At the partnership level, especially in a small business, the relationship is far too intimate for antagonists to function effectively. Coworkers and colleagues may have to work together, even through personal differences, but partners need to do more than that. Partners need to depend on each other, and be mutually supportive. When disagreements arise between partners (which is natural and acceptable), there may not be a chain of command to grant the final authority to one or the other; that means that partners, as equals, have to esteem each other enough personally to find a solution.
To put it bluntly, there’s nothing unprofessional about choosing a partner you like. In fact, it’s crucial.
Another requirement for a good partner is a complementary skill set. Two partners with the same exact areas of expertise and abilities are not a team; they’re redundant. No one would want to watch Miami Vice if Crockett tooled around Miami with…Crockett. The concentration of pastels alone would have ensured the supremacy of the drug cartels. As an entrepreneur, you’ll need to find your Tubbs, whose muted palette and easy humor will take your business to places you couldn’t take it alone.
Here at Business Republic, for example, my partner Nicole and I occupy different spheres of our operation. While my business expertise provides the analytical and sales aspects, Nicole as production manager employs her creative expertise to make it all smooth and presentable. Neither of us can do what the other does (or not remotely as well), and that’s how our partnership produces the best overall product. Before seeking a partner, identify exactly what your business needs that you’re not the best person to provide. Then, find the person who is.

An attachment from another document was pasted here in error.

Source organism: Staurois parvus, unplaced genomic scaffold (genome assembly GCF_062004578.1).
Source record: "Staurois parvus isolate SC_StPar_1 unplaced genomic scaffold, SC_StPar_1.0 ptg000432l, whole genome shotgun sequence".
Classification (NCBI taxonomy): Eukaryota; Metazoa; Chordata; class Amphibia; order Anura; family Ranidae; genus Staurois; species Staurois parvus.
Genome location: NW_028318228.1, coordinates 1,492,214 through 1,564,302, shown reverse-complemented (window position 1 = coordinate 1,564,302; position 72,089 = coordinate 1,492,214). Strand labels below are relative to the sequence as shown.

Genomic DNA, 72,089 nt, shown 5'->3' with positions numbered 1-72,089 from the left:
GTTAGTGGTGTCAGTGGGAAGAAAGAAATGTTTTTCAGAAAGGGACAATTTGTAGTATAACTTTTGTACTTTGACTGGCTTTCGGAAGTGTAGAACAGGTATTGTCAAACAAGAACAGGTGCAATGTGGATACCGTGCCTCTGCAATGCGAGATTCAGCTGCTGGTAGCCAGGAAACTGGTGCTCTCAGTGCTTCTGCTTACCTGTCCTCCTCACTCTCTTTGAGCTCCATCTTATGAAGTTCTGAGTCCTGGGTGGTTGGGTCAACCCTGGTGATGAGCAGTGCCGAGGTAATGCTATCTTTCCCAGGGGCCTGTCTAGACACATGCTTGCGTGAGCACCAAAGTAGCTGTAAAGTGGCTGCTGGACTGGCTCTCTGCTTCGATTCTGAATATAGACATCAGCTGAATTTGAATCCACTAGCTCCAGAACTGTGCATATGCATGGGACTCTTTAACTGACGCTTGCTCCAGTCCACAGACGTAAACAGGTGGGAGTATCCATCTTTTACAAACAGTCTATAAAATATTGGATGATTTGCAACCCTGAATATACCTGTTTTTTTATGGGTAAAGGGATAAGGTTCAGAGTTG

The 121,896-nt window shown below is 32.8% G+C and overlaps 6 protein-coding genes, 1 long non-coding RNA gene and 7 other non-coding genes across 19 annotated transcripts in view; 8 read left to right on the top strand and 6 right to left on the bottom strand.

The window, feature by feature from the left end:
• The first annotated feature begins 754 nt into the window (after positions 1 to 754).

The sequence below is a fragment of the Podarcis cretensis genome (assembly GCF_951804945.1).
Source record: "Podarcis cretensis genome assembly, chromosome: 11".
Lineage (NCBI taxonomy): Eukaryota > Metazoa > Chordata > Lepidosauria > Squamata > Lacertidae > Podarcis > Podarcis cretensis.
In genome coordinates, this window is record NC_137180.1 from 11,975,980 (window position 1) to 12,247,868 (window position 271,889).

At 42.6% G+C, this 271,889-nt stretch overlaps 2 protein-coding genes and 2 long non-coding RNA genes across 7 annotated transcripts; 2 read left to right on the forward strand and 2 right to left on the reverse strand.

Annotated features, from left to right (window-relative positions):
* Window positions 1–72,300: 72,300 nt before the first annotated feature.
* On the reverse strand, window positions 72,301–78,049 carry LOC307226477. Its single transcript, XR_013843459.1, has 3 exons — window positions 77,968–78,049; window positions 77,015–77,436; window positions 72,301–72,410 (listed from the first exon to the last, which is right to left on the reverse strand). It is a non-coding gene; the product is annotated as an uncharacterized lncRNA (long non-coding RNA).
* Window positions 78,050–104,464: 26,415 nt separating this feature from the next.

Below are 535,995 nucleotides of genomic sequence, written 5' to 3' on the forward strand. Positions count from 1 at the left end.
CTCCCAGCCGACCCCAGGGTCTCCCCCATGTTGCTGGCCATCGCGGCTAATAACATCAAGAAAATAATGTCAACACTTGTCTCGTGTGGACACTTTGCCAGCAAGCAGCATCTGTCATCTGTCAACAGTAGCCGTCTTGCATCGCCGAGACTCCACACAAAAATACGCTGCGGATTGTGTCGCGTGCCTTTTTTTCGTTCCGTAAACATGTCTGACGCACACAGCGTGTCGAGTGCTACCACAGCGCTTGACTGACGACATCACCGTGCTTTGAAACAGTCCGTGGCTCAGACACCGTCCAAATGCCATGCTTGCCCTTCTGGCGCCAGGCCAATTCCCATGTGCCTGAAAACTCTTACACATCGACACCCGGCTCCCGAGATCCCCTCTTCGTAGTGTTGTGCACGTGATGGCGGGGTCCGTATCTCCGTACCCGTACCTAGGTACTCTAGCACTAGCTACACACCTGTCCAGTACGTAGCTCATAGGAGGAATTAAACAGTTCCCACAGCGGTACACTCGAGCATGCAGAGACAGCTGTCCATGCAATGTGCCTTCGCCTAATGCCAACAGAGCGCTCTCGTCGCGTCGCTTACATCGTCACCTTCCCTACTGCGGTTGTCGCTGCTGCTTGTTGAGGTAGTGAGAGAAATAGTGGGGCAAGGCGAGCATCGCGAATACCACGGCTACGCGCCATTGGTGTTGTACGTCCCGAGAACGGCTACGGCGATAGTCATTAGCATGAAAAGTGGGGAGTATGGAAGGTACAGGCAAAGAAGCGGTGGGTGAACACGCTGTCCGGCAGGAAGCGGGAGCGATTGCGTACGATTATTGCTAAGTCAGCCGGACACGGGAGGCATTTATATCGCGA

Once you’ve identified a potential partner who shares your vision, brings a needed set of skills to the table, and with whom you get along, it’s time for the final phase: the trial run. Choose a single project or temporary period in which you and the candidate can test your dynamic. Try to engage in something that will test a wide range of scenarios, and see how you jell.
Sharing the Spoils
When it comes time to decide how partners will share in the profits, different businesses and different types of partnerships will seek different arrangements. Overall, the guiding philosophy should be that both partners feel respected, and that their work is valued. Codependency means co-profiting, and any partnership in which one partner seeks to get the most for themselves rather than seeking to be equitable is beginning badly.
Honor your partner’s contribution, and be very clear about the terms before the partnership is made official. Make sure that each partner’s role is clearly defined, and that each is secure in the knowledge that their contribution is valued appropriately. Make clear the fact that lines of communication will always be open, and that alternative views will always be welcome and honestly considered.
Running a business with multiple partners creates more variables. If your business reaches a point where yet another partner or partners are required, make sure that that decision is also one in which existing partners have a say. The decision to add a partner, and the decision as to which candidate is best, should be team decisions if all partners are expected to work together fruitfully.
When assembling a team of more than two, this is a delicate process. If any parties on the partnership level feel as though their input was either not solicited or ignored, resentments will be sown. The most dangerous situation for a business run by a team of partners is one in which Survivor– style alliances or camps are formed, fueling conflicts and breeding animosity. Always remember to assemble your team as a team.
Having a partner should be a great experience, one that enhances both the success of your business and the joy you experience in running it. At the end of the day, we humans are social creatures who survive and thrive on our interdependence. In business as in life, it’s rarely a bad idea to share the challenges and the rewards.